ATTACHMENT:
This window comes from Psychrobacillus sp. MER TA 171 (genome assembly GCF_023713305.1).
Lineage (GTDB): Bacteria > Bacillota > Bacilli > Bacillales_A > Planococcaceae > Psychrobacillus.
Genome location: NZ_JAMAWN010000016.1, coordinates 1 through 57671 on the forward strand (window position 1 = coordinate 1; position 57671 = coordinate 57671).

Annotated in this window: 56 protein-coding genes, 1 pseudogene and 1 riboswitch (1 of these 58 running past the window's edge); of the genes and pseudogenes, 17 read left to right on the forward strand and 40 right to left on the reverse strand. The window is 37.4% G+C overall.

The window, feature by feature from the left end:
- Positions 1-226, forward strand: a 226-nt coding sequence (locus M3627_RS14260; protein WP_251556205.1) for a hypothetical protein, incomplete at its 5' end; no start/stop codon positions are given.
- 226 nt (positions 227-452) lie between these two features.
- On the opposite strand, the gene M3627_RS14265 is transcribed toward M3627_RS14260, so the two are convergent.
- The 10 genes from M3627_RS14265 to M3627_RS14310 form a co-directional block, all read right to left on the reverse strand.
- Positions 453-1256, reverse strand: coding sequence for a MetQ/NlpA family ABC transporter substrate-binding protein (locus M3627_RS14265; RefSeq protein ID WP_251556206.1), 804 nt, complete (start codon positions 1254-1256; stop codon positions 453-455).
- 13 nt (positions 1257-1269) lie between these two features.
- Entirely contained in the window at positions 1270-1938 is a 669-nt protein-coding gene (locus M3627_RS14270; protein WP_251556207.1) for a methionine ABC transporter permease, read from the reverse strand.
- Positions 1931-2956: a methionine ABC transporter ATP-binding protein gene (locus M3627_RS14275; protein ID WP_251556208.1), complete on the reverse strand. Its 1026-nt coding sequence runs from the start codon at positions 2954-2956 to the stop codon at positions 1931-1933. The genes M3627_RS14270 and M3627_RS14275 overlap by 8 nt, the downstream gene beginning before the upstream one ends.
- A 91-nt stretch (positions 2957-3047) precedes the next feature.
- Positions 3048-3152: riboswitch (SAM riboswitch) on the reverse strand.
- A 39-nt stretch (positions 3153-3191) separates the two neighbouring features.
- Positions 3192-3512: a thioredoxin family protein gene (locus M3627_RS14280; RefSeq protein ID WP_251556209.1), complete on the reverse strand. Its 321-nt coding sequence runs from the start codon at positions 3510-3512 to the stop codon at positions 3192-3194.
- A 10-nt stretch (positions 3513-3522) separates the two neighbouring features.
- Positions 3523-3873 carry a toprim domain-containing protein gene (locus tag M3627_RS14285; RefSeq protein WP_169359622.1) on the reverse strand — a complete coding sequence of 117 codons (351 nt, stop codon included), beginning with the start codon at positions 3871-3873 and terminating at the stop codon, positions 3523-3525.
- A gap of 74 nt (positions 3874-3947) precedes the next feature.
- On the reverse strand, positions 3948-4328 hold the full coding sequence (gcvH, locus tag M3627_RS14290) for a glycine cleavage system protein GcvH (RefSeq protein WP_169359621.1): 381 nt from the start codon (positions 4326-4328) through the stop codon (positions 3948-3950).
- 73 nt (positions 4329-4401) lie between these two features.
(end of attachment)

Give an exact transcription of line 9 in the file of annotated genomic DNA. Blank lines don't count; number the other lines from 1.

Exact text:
- The 10 genes from M3627_RS14265 to M3627_RS14310 form a co-directional block, all read right to left on the reverse strand.